Navigating Motherhood and Cardiology Oceans Apart

Bye baby boy
mama has to work.
Let me hug you once more,
see you in 12 hours.
Bye baby boy
don't look so forlorn.
In between patients
you are a constant on my mind.
I think of holding you close,
imagine your smile.
Bye baby boy
sorry that I can't feed you.
At work
my full tender breasts
are a constant reminder.
Bye baby boy
you are growing up so fast.
Last week
I saw videos of you
sitting for the first time.
Bye baby boy
time to say goodbye,
before I close the door
look at you once more,
see you in 12 hours.

Cardiology Magazine

I wrote this poem during an ICU rotation of my internal medicine residency training. At the time, I felt as though I was balancing on a fine tightrope, navigating the joys and physical scars of being a new mother, the rigorous hours of residency, and applying to cardiology fellowship programs. During my final trimester, I remember the countdown to delivery; it was not in weeks as is the usual experience, but rather in rotation blocks: night float, clinic, ED, night float, clinic, and finally one month of medicine floors, and all the while, my husband and I were navigating a long-distance relationship between New York City and Chicago.

Life suddenly changes with a new baby. You acquire new skills – changing diapers, pumping, and rendezvousing with a wide-awake baby in the wee hours of the morning. Residency, pregnancy, and motherhood is a delicate balancing act, which is hardly perfect.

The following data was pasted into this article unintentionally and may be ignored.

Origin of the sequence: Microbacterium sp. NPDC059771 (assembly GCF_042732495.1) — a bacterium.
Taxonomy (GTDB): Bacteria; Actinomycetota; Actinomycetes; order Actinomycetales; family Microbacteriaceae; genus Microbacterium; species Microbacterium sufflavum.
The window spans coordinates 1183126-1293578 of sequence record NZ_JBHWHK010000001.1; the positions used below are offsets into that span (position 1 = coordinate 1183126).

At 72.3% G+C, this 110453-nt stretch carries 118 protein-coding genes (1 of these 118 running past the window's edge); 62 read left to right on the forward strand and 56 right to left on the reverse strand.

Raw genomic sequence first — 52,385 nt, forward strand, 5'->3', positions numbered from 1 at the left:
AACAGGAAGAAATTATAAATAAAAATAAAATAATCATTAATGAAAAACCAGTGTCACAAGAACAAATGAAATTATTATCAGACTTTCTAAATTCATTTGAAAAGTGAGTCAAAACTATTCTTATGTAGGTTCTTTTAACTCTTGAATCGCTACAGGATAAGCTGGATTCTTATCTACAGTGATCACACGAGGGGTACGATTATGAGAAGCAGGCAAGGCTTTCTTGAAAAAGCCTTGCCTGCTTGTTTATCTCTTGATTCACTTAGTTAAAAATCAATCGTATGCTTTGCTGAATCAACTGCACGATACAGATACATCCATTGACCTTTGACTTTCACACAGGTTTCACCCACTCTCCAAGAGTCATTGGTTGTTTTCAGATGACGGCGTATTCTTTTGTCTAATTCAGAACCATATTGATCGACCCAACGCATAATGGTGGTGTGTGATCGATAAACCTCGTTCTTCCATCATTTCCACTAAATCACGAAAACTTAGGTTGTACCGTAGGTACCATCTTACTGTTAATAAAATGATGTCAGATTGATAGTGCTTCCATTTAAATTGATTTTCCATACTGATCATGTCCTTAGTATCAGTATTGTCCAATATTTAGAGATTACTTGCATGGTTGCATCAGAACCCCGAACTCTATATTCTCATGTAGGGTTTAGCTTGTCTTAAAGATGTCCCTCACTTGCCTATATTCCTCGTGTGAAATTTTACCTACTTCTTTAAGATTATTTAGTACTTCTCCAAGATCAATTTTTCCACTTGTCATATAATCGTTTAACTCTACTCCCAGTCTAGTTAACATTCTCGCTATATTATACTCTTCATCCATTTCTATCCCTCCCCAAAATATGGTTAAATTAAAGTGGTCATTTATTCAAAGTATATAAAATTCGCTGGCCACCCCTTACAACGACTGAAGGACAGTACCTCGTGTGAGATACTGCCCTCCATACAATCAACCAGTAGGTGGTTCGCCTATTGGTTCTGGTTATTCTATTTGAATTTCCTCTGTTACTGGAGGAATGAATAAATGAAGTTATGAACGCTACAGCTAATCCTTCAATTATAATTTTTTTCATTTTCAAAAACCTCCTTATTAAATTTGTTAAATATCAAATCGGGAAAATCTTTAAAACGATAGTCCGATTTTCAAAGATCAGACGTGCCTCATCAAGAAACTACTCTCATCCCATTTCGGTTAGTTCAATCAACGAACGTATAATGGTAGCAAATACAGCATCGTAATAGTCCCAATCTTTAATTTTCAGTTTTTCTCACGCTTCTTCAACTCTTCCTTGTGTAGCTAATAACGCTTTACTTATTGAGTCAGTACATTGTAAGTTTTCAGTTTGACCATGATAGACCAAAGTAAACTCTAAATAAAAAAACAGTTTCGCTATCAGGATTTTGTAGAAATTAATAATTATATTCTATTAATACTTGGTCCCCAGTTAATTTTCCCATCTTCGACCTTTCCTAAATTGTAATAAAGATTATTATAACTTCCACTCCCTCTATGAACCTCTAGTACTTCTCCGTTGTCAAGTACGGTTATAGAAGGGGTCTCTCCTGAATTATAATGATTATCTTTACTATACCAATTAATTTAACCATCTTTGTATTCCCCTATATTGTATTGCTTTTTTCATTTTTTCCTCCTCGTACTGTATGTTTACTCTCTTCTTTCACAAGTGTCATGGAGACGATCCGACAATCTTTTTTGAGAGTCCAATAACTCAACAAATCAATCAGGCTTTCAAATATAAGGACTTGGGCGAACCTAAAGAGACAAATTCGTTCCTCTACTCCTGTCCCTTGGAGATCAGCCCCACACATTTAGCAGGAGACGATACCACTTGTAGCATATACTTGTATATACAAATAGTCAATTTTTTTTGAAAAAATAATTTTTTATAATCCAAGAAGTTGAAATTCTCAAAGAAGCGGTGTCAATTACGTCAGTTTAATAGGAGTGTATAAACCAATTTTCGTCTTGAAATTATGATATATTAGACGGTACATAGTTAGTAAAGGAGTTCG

My physicist mother-in-law left the comfort of her Florida home to camp in my shoebox Manhattan apartment to support me. My colleagues, most of whom lived in the same resident housing, were a source of encouragement. I relied on that tapestry of support.

Cardiology Magazine

Oceans away and decades earlier in Bangladesh, my mother navigated a similar path of internal medicine and subsequently motherhood during interventional cardiology training. My mother had long hours. My grandmother was my primary caretaker, and for years I called her 'mother.' I draw parallels to how my mother-in-law has looked after my son. In South Asian countries the joint-family concept is common, the tapestry of support is often ready and waiting. The extended family is already under one roof, and you don't have to weave your own tapestry from scratch.

I grew up in a house wrapped in pink bougainvillea on one of the narrower streets of Dhaka. It was a joint-family home with my grandmother as the efficient general ensuring the proper functioning of the 20-member household. There was structure and balance amongst the crazy mayhem, and thankfully I grew up surrounded by family.

My son is now three years old, and I am in my third year of cardiology fellowship, about to embark on an interventional cardiology fellowship next year. I often find myself reflecting on the pregnancy experiences of my mother and I, in Bangladesh and the U.S., and how the maternity leave landscape affects women in medicine, including women pursuing specialties such as cardiology and its procedural sub-specialties.